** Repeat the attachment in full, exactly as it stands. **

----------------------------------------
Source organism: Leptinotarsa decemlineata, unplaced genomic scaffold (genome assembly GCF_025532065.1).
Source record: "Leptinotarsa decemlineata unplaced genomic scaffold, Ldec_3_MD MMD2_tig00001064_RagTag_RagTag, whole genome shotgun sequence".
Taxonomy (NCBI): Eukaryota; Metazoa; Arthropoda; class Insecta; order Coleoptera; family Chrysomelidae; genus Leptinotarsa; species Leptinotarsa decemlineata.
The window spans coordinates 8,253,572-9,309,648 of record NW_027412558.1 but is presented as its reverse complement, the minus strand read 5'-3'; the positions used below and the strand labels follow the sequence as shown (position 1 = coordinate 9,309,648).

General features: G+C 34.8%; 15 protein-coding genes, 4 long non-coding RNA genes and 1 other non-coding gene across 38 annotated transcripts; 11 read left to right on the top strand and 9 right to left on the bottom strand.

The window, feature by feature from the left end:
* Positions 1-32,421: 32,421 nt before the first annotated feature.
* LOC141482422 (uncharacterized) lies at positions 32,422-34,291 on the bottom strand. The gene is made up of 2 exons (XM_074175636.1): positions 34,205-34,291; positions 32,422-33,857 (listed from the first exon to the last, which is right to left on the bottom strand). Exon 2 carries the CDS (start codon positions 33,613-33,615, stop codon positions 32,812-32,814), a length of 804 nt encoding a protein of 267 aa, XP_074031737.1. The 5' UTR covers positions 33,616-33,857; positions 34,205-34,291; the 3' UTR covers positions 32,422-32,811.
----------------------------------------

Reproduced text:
Source organism: Leptinotarsa decemlineata, unplaced genomic scaffold (genome assembly GCF_025532065.1).
Source record: "Leptinotarsa decemlineata unplaced genomic scaffold, Ldec_3_MD MMD2_tig00001064_RagTag_RagTag, whole genome shotgun sequence".
Taxonomy (NCBI): Eukaryota; Metazoa; Arthropoda; class Insecta; order Coleoptera; family Chrysomelidae; genus Leptinotarsa; species Leptinotarsa decemlineata.
The window spans coordinates 8,253,572-9,309,648 of record NW_027412558.1 but is presented as its reverse complement, the minus strand read 5'-3'; the positions used below and the strand labels follow the sequence as shown (position 1 = coordinate 9,309,648).

General features: G+C 34.8%; 15 protein-coding genes, 4 long non-coding RNA genes and 1 other non-coding gene across 38 annotated transcripts; 11 read left to right on the top strand and 9 right to left on the bottom strand.

The window, feature by feature from the left end:
* Positions 1-32,421: 32,421 nt before the first annotated feature.
* LOC141482422 (uncharacterized) lies at positions 32,422-34,291 on the bottom strand. The gene is made up of 2 exons (XM_074175636.1): positions 34,205-34,291; positions 32,422-33,857 (listed from the first exon to the last, which is right to left on the bottom strand). Exon 2 carries the CDS (start codon positions 33,613-33,615, stop codon positions 32,812-32,814), a length of 804 nt encoding a protein of 267 aa, XP_074031737.1. The 5' UTR covers positions 33,616-33,857; positions 34,205-34,291; the 3' UTR covers positions 32,422-32,811.